We discovered AFKE&E last week during Rox's visit, thanks to my friend Daryl, who works for Wizards of the Coast.  Which by the way, is just a few blocks away from AFKE&E.

So with highly placed recommendation in mind, we stopped-in for lunch.

Normally, themed restaurants tend to be heavy on the theme and light on the eats & elixirs.

Not so with AFKE&E--who's clientele aren't known for their normalcy.  Gamers want good food, and lots of it.

Rox had The Hatchling, and I ordered the Cucco Panini.  Both came with more tater tots (Hatchling) and French fries (Panini) than either of us could finish off.  Rox washed down her meal down with a Pan-Galactic Gargle Blaster...


 
...which she must have liked since she took a picture of it. 
 
I'm not a drinker, so I can't comment personally on the quality and quality of AFK's alcohol-based elixirs. (You can see my "muggle cola" in the background).
 
Of course a good meal at AFKE&E is only part of the experience.  Rox and I spent several minutes taking pictures of the sci-fi/fantasy decorations adorning the tavern.
 
Here's Rox next to a stand-up of her "Tenth Best Friend."
 
 
I had a bunch of photos I was planning on including in this post, but I lost my camera somewhere between the tavern and home.  I'd love to blame my loss on too much Gargle Blasters, but I was sober, and Rox's chauffeur for this outing.

Anyway, lost cameras aside, AFKE&E isn't just a place for geeks & gamers to eat & drink.  It's also a refuge for gamers to game.  Events are posted regularly on the AFKE&E's Facebook page.

 
Their website is currently under construction, and from reading other reviews; this isn't the only teething problems this new restaurant has had, or may still be having. 
 
Rox and I had a solid 4-star experience.  But to be honest, since we haven't actually seen each other in several years, we were focused on catching up on "life, the universe and everything."  So if anything was amiss, we didn't catch it.  Our elixirs and eats arrived in a timely manner, and our waitress Nikki was professional and pleasant.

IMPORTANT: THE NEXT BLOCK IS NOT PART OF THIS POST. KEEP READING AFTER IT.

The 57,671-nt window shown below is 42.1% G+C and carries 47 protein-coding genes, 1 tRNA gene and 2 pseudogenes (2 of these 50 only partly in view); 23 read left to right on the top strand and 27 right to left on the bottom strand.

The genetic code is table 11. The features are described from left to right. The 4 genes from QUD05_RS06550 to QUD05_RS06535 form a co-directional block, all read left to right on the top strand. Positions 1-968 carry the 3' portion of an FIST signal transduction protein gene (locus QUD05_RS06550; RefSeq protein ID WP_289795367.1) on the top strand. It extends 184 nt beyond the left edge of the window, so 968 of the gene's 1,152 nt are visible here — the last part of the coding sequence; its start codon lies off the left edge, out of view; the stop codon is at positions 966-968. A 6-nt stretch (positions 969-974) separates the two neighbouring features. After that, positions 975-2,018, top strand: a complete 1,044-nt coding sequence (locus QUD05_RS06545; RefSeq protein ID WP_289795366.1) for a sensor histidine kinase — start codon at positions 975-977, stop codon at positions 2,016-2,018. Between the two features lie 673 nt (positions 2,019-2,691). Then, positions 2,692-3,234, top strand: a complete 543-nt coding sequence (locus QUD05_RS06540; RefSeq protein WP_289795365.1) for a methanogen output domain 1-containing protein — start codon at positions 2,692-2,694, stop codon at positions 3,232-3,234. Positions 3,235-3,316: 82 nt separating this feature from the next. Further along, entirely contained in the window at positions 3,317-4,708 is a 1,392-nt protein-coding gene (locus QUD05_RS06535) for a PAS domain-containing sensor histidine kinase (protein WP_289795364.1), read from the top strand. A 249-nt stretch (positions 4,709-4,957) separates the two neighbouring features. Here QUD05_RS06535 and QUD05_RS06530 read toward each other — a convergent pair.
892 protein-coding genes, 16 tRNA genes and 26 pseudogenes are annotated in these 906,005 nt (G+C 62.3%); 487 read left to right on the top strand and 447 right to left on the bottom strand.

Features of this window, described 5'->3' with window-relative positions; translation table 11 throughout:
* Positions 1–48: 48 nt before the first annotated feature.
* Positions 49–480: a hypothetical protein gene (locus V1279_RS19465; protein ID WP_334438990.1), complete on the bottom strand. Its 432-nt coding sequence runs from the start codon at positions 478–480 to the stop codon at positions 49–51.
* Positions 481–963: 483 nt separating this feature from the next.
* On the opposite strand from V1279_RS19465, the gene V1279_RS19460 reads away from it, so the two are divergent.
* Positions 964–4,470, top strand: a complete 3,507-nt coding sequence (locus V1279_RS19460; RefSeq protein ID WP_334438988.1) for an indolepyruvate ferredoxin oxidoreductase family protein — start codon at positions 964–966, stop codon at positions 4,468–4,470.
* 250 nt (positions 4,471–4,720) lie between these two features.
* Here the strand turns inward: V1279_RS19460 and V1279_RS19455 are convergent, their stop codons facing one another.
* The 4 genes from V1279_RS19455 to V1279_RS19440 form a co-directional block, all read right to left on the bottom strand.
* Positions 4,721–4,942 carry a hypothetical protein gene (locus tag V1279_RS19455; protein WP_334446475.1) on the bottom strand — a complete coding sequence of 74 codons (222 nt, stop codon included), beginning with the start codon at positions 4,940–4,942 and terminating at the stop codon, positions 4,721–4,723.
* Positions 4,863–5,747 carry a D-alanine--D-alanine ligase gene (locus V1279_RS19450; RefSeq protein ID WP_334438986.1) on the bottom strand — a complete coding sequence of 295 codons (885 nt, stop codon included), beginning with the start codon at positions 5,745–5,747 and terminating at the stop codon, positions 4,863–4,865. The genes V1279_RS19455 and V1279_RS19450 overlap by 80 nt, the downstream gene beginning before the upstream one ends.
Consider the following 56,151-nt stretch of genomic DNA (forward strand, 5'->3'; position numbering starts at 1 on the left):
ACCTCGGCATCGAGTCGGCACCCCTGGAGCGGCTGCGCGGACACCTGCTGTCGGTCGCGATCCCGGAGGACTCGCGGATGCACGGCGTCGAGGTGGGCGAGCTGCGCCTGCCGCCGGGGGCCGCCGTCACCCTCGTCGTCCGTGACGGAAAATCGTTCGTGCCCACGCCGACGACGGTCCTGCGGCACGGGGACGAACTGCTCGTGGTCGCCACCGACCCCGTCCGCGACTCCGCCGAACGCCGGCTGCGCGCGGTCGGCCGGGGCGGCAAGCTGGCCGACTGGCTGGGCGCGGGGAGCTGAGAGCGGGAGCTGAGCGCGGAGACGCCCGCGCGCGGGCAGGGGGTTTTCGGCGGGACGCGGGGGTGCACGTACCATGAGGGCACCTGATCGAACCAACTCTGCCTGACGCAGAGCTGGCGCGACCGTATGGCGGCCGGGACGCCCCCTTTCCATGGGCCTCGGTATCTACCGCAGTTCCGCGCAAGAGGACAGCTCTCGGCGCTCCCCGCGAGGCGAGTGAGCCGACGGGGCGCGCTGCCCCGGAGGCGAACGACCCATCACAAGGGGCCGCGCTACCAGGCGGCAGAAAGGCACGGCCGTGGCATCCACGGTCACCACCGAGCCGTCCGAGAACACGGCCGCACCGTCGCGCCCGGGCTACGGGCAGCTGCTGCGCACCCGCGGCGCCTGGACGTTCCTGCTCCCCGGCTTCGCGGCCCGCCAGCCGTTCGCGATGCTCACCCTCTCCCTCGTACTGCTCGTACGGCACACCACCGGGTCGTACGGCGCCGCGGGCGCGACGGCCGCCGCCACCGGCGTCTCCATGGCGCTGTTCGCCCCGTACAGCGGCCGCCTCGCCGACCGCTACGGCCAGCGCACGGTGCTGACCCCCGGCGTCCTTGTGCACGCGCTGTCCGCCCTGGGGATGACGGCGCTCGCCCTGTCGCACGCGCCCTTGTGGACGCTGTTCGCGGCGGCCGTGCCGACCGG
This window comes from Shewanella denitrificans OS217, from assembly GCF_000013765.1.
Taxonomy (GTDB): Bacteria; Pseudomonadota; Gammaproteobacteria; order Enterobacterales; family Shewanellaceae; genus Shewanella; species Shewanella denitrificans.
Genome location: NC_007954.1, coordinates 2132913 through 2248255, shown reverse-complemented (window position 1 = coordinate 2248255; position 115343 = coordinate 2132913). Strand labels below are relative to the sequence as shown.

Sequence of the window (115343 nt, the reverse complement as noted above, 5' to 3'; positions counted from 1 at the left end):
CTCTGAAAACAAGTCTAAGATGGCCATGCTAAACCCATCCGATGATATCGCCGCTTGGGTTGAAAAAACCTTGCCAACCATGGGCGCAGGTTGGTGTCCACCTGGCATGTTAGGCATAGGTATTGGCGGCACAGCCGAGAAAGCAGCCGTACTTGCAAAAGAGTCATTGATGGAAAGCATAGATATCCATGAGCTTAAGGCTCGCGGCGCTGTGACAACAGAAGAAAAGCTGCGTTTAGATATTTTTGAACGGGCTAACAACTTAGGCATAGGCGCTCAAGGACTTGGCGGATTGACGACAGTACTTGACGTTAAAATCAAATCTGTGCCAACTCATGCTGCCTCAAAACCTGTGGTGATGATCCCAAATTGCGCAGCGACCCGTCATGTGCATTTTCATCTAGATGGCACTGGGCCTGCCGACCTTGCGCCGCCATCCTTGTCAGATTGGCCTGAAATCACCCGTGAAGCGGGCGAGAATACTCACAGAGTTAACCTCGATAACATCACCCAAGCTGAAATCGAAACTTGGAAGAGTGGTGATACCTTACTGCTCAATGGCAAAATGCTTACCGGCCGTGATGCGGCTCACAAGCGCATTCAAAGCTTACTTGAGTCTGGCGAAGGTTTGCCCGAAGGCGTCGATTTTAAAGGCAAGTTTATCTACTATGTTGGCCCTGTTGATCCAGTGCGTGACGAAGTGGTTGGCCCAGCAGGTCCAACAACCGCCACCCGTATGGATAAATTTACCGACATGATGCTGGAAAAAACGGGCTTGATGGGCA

Reviews on sites like Yelp are however, awash with "critical hits and fumbles," regarding every aspect of the tavern.  Comments on Foursquare are about 80% positive, while on Trip Advisor and Urban Spoon, it's a 50/50 hung jury. 
 
The only difficulty I experienced occurred when I tried calling the tavern back to inquire about my lost camera.  My initial salvo of phone calls, at about 6 PM, went to voicemail.  A couple hours later, I tried again and got one of the staff members.  The following day, shortly after 11 AM, I contacted Nikki on my first attempt.  She remembered us, even after three days, but didn't recall seeing a camera left behind.  (I didn't realize my camera was missing until a couple days later when coming home from work).
 
So there you have it.  The next time you're feeling adventurous for your next meal, give AFKE&E a try.

Saturday, July 19, 2014

Book Reviews--Tankies/Firefly and His Majesty

 
A few months ago, my friend Joe and I discussed comic books.  We agreed that, with few exceptions, like Spider-Man for me, the superhero comics were our least favorite.
 
I leaned mostly towards war comics.  My reading ranged from the two-fisted tales of Sgt. Rock and Sgt Fury and His Howling Commandos...
 
(Image from DC Wikia)
 
...to the supernatural with The Haunted Tank, and Weird War Tales.
 
(Image from Comic Vine)
Not very realistic stuff to be sure, and when I discovered wargaming, my sporadic comic book collecting took a back seat.